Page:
Fluency

PEDIATRICS: Fluency Guidelines for Referral to Speech-Language Pathologists (SLPs)

REFERRAL:Pediatric Fluency Referral Guidelines, Page 1 of 2
Most Common Etiologies:
• Cerebral palsy
• Developmental stuttering or cluttering
• Language impairment
• Traumatic brain injury (TBI)

Related Terms:
Apraxia of speech, avoidance behavior, block, circumlocution, cluttering, developmental disfluency, dysarthria, eye contact, perseveration, prolongation, prosody, repetition, revision, slurred speech, sound distortion, sound omission, sound substitution, stammer

Potential Consequences:
• Difficulty expressing basic needs and providing routine information
• Embarrassment, anger, anxiety, fear, and/or frustration from awareness of speech disfluencies
• Avoidance of situations, words, and sounds that are likely to cause disfluencies
• Avoidance of communication with certain individuals (such as a teacher or principal)
• Social and/or emotional isolation (which can result from or worsen withdrawal, reduced self-esteem, and/or depression)

Behaviors1 That Should Trigger an SLP Referral
Preschool-age child
• frequently reacts to repetitions and/or prolongations; for example, child becomes intolerant of occasions when he repeats a syllable a few times, calls attention to disfluency, and disrupts conversation (e.g., “I bro-bro-bro–Mommy, I can’t say that …”)
• parent/caregiver reacts to child’s repetitions and/or prolongations; child notices adult behavior and becomes concerned also
• observable signs of muscle tension during disfluencies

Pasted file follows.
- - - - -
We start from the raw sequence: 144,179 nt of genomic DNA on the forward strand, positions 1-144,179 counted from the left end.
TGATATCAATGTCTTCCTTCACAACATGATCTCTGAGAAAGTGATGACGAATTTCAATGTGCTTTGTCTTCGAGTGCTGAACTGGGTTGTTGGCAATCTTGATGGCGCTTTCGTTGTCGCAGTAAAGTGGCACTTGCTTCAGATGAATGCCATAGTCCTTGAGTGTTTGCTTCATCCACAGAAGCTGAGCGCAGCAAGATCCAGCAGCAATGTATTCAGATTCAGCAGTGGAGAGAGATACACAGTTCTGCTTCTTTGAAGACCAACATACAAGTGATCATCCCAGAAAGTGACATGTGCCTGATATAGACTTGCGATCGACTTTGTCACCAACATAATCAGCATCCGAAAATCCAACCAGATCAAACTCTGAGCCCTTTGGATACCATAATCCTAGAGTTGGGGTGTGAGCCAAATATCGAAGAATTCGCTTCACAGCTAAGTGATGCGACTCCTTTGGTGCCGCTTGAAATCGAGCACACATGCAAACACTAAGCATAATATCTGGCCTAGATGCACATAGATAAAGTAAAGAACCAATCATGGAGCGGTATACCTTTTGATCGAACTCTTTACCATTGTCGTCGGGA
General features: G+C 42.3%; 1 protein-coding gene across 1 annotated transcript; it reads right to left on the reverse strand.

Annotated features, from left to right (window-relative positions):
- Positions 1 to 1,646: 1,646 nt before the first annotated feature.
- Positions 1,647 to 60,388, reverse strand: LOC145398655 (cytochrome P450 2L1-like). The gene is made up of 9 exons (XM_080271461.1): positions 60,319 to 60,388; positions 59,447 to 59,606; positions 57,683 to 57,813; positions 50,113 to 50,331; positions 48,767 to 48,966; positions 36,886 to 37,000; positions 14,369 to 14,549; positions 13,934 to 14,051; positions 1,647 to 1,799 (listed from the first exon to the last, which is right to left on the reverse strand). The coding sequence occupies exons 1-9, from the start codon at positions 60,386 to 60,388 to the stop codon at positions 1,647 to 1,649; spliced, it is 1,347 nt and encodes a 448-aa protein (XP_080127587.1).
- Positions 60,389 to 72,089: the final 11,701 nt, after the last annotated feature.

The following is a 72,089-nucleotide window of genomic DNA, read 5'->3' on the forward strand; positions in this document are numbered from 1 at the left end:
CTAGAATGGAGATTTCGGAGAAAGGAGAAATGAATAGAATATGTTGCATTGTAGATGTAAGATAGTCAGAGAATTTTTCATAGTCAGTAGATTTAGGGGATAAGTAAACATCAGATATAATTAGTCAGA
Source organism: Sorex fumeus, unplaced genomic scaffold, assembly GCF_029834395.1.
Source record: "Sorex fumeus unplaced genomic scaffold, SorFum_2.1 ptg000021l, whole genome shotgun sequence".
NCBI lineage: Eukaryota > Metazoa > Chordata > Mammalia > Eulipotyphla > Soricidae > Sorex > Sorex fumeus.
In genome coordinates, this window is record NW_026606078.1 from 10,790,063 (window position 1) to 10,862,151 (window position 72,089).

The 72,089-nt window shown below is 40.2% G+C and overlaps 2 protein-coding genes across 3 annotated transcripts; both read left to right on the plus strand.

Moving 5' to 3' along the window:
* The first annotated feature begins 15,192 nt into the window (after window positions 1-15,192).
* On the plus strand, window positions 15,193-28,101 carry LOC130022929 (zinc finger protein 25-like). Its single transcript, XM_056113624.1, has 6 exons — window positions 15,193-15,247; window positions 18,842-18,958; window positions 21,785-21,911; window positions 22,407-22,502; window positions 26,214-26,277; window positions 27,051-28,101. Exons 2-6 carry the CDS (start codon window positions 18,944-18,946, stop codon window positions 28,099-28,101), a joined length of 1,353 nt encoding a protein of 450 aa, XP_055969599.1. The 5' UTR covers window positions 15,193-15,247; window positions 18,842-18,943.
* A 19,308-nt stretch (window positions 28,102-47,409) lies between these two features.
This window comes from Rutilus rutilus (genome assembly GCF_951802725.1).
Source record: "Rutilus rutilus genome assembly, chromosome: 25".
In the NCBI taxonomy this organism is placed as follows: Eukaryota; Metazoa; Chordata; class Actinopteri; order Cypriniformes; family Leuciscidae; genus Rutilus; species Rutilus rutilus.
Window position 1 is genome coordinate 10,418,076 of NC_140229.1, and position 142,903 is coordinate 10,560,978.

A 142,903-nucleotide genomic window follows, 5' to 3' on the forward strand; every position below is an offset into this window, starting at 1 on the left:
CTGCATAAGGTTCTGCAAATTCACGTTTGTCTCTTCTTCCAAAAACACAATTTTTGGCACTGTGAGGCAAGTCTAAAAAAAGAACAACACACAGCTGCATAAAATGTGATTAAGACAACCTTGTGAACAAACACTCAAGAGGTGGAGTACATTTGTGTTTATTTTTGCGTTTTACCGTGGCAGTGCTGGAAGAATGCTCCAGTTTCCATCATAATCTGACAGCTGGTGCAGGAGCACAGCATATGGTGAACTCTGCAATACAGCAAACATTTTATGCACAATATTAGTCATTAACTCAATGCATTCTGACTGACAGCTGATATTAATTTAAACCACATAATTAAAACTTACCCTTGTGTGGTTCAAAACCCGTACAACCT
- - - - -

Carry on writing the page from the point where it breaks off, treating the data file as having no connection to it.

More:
• exhibits observable escape behaviors (e.g., eye blinks, head nods, and “ums”)
• demonstrates awareness of disfluencies and feelings of frustration
• caregivers and/or parents exhibit concern that the child’s disfluencies are a problem

School-age child
• child, parents, and/or teachers exhibit concern about disfluencies
• obvious sound repetitions, prolongations
• muscle tension may cause child to shut off sound or voice momentarily during speech
• use of escape behaviors, such as looking away from speaker, to end episode
• avoidance behaviors emerge from feared words, situations and/or people where child anticipates being disfluent

Teenagers
• more severe disfluencies than described for school-age children (e.g., muscle tension with disruption of speech is often more severe and includes lip, tongue, and jaw tremors
• complex, habitualized patterns of avoidance (e.g., avoiding certain words that are more likely to produce disfluency) and escape behaviors (e.g., taps fingers on desk while speaking in attempt to avoid or end a disfluency) from repeated suppression of disfluencies
• increased fear and embarrassment that negatively affect self-concept (such as feeling that teacher thinks less of them, perhaps that they are less intelligent, due to disfluencies)
1Behaviors are clustered to indicate different levels of function and/or patterns commonly associated with different medical conditions or etiologies.